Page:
Posted by: energyblogwalter | November 20, 2006

Psychological Preparation Questions

This is an exert from Thompkins County Relocalization Plan.  It’s clear now that we’re no where close to prevention, but will have to suck it up when the effects of Peak Oil hit us.  Therefore, mental preparation will be very important to avoid much social stress and scapegoating.  Link and text follows:

On a personal level, many of us are going to be strongly affected by the lack of mobility that will result from the permanently high price of oil. While we tend to joke about the “cabin fever” that afflicts many residents during the winter, most of us recognize the effect of confinement as a potentially serious psychological risk. But cabin fever is nothing compared to what many people will feel when deprived of the unlimited ability to travel by automobile any time, anywhere, whether this limitation comes directly from high prices or indirectly from unemployment. Dysfunctional families whose only outlet is the ability of their members to get out of the house will suffer severe stress when confined in one place for long periods of time. People who identify with their vehicles and act out their need for control through the control of their vehicles will experience serious crises of identity, as will unemployed “movers and shakers” whose concept of self is bound up with their role in larger enterprises.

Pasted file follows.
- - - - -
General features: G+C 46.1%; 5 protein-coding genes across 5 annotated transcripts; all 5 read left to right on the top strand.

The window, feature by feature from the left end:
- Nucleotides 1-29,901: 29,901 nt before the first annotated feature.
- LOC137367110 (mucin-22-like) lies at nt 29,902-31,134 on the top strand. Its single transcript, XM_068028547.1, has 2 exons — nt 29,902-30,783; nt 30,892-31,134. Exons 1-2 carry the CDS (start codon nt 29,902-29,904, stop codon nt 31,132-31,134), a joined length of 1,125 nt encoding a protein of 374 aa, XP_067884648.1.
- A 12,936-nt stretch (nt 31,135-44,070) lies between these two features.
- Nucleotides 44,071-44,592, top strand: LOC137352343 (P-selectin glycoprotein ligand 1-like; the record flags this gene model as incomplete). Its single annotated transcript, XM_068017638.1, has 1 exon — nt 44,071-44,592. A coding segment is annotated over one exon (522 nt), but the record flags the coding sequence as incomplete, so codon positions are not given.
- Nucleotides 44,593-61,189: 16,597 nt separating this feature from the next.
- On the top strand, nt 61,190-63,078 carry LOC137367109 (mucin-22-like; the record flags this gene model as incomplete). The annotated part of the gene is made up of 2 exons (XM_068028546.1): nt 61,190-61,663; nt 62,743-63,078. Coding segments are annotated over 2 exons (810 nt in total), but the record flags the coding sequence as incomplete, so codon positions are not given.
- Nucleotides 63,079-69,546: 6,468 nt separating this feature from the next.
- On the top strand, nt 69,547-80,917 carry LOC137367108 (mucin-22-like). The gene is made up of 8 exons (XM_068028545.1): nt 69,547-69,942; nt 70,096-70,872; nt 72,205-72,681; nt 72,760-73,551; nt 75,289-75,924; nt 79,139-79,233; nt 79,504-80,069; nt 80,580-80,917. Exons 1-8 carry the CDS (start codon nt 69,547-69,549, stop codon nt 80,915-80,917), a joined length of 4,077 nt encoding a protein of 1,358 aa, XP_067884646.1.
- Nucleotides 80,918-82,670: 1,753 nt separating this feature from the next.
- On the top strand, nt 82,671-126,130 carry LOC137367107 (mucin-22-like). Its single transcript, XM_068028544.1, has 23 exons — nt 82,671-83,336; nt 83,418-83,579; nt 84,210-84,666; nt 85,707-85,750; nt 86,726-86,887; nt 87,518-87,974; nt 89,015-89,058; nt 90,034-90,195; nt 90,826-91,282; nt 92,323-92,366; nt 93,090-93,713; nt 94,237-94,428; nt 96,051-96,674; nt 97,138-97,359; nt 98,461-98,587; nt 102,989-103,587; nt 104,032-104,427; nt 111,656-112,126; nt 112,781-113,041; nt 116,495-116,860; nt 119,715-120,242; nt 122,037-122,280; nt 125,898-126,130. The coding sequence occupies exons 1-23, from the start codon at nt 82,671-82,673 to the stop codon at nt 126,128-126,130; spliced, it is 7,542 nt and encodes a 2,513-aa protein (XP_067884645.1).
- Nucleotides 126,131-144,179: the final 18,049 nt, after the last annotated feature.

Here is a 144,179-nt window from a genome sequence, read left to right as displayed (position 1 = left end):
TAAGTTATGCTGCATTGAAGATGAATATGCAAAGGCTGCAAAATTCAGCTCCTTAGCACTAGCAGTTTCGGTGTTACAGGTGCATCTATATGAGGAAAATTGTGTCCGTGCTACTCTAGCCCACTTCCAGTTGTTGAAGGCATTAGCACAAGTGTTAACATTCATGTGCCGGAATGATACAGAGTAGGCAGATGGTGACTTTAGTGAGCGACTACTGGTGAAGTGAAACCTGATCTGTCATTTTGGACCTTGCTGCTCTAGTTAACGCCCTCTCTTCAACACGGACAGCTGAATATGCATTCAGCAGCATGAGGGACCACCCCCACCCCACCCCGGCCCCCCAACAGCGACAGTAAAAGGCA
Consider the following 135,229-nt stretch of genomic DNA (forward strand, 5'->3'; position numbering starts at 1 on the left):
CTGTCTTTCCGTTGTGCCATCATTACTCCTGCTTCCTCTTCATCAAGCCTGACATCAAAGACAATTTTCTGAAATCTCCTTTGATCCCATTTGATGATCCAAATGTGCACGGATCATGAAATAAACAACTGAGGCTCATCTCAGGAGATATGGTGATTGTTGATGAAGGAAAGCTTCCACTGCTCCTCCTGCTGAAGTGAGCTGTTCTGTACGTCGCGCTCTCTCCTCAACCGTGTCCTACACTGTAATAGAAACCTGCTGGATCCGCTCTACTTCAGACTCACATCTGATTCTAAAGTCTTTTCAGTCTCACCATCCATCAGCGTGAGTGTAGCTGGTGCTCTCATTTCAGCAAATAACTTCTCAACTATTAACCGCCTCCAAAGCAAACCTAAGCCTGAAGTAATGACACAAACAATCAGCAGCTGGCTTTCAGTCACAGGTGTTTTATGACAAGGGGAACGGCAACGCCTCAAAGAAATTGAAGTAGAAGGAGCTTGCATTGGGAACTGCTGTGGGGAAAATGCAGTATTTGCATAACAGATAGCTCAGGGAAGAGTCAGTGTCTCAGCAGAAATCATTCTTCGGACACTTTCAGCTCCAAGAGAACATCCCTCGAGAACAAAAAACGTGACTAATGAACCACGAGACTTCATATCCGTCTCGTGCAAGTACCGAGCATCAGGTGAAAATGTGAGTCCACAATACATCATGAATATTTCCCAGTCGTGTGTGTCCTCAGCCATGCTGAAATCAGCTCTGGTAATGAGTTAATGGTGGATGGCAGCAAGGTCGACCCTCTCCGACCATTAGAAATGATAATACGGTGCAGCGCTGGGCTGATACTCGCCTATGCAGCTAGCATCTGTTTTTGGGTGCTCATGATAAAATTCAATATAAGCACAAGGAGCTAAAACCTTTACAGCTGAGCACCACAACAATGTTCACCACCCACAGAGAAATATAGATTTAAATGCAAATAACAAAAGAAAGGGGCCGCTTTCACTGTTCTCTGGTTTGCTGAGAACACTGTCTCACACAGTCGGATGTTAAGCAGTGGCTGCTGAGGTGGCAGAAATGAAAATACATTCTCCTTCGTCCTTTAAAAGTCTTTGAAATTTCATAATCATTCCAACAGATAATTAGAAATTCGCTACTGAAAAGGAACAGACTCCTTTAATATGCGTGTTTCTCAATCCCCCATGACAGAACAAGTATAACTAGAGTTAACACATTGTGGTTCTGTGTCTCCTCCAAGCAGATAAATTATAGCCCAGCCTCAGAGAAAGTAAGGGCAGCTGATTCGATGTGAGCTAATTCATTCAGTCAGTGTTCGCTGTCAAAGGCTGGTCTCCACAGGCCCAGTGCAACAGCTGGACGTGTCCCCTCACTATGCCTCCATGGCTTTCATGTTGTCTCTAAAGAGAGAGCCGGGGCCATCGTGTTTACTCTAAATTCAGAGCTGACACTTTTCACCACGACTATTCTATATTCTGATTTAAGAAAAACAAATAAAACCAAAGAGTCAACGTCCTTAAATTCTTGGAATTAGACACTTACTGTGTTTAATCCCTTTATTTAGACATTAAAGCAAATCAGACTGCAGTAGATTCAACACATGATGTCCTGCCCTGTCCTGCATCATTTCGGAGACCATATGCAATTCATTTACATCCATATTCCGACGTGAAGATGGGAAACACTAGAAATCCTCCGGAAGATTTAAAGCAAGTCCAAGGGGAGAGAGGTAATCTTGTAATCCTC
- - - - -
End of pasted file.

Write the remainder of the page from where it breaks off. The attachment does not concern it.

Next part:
Many people will refuse to acknowledge the underlying cause of the problem — their own overconsumption of a finite resource — and will instead project their anger and frustration onto a variety of scapegoats, ranging from oil companies (for profiting from high prices) to environmentalists (for impeding the construction of power plants) to mysterious cabals (for being mysterious). People’s unwillingness to face their own complicity in creating the problem will be abetted by politicians eager to profit from popular unrest and looking to deflect attention from the sizable contribution made by their own failure to address a problem that has been decades in coming.

Research questions

Rebuilding community. How do we foster the recreation of strong local communities in the absence of a common religion? What kind of rituals can replace the practices that formerly bound neighbors into a common cycle of activities?

Rebuilding self. How can we provide alternatives to the sense of personal freedom and control previously made possible by cheap fuel? Is it possible to build a network of local gathering places that will allow people (especially young people) to escape from the house without needing to travel far? How can we replace the psychological and social functions of the automobile?

Rebuilding purpose. How can we give people whose identity is bound up with their jobs an alternative sense of purpose when those jobs have been made obsolete? Can the need to grow one’s own food serve this function?

Rebuilding personal empowerment. How can we restore a sense of personal control in a world that takes away our current almost unlimited ability to expend cheap energy?

Replacing consumption. With what can we replace material consumption as an expression of personal identity and power?

Combatting boredom. What will people do when limited to their own resources for entertainment? How can our extensive local arts resources help in training people to be more self-sufficient in this regard?

Combatting denial. How can we move our population to accept responsibility for their substantially lowered standard of living and focus on appropriate adaptations to the new order?

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